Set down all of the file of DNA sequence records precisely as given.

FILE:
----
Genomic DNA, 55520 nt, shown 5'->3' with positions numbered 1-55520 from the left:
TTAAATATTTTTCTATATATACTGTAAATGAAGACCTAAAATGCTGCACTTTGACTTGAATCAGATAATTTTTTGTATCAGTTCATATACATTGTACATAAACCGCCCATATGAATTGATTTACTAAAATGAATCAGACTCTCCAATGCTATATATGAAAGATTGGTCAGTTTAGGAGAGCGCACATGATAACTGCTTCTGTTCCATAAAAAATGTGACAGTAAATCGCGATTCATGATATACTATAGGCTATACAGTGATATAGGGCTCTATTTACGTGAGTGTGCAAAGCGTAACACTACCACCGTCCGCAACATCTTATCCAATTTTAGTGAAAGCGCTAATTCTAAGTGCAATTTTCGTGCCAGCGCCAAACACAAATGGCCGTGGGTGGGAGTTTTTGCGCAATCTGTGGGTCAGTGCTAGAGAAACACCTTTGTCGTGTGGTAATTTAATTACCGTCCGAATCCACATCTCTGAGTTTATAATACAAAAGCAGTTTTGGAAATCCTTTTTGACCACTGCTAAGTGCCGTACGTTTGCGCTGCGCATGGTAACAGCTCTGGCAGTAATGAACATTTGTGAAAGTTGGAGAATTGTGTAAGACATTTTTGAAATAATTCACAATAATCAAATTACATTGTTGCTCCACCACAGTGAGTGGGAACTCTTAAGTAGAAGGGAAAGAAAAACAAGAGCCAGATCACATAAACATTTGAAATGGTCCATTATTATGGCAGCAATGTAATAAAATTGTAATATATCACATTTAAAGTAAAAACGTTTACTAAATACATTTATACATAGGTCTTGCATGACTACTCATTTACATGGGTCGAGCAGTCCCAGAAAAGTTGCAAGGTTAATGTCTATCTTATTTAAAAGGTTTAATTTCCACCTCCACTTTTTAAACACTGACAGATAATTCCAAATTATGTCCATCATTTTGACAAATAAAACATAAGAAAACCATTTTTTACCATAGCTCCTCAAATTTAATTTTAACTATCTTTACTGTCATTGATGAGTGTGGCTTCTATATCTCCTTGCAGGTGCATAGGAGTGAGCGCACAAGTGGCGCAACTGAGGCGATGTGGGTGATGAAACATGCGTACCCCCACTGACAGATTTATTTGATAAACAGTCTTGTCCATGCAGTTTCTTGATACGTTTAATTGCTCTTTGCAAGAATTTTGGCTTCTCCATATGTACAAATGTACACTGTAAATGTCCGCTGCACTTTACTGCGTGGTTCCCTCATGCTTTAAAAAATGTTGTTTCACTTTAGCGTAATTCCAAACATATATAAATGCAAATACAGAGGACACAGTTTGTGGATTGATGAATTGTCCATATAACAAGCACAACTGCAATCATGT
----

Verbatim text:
Genomic DNA, 55520 nt, shown 5'->3' with positions numbered 1-55520 from the left:
TTAAATATTTTTCTATATATACTGTAAATGAAGACCTAAAATGCTGCACTTTGACTTGAATCAGATAATTTTTTGTATCAGTTCATATACATTGTACATAAACCGCCCATATGAATTGATTTACTAAAATGAATCAGACTCTCCAATGCTATATATGAAAGATTGGTCAGTTTAGGAGAGCGCACATGATAACTGCTTCTGTTCCATAAAAAATGTGACAGTAAATCGCGATTCATGATATACTATAGGCTATACAGTGATATAGGGCTCTATTTACGTGAGTGTGCAAAGCGTAACACTACCACCGTCCGCAACATCTTATCCAATTTTAGTGAAAGCGCTAATTCTAAGTGCAATTTTCGTGCCAGCGCCAAACACAAATGGCCGTGGGTGGGAGTTTTTGCGCAATCTGTGGGTCAGTGCTAGAGAAACACCTTTGTCGTGTGGTAATTTAATTACCGTCCGAATCCACATCTCTGAGTTTATAATACAAAAGCAGTTTTGGAAATCCTTTTTGACCACTGCTAAGTGCCGTACGTTTGCGCTGCGCATGGTAACAGCTCTGGCAGTAATGAACATTTGTGAAAGTTGGAGAATTGTGTAAGACATTTTTGAAATAATTCACAATAATCAAATTACATTGTTGCTCCACCACAGTGAGTGGGAACTCTTAAGTAGAAGGGAAAGAAAAACAAGAGCCAGATCACATAAACATTTGAAATGGTCCATTATTATGGCAGCAATGTAATAAAATTGTAATATATCACATTTAAAGTAAAAACGTTTACTAAATACATTTATACATAGGTCTTGCATGACTACTCATTTACATGGGTCGAGCAGTCCCAGAAAAGTTGCAAGGTTAATGTCTATCTTATTTAAAAGGTTTAATTTCCACCTCCACTTTTTAAACACTGACAGATAATTCCAAATTATGTCCATCATTTTGACAAATAAAACATAAGAAAACCATTTTTTACCATAGCTCCTCAAATTTAATTTTAACTATCTTTACTGTCATTGATGAGTGTGGCTTCTATATCTCCTTGCAGGTGCATAGGAGTGAGCGCACAAGTGGCGCAACTGAGGCGATGTGGGTGATGAAACATGCGTACCCCCACTGACAGATTTATTTGATAAACAGTCTTGTCCATGCAGTTTCTTGATACGTTTAATTGCTCTTTGCAAGAATTTTGGCTTCTCCATATGTACAAATGTACACTGTAAATGTCCGCTGCACTTTACTGCGTGGTTCCCTCATGCTTTAAAAAATGTTGTTTCACTTTAGCGTAATTCCAAACATATATAAATGCAAATACAGAGGACACAGTTTGTGGATTGATGAATTGTCCATATAACAAGCACAACTGCAATCATGT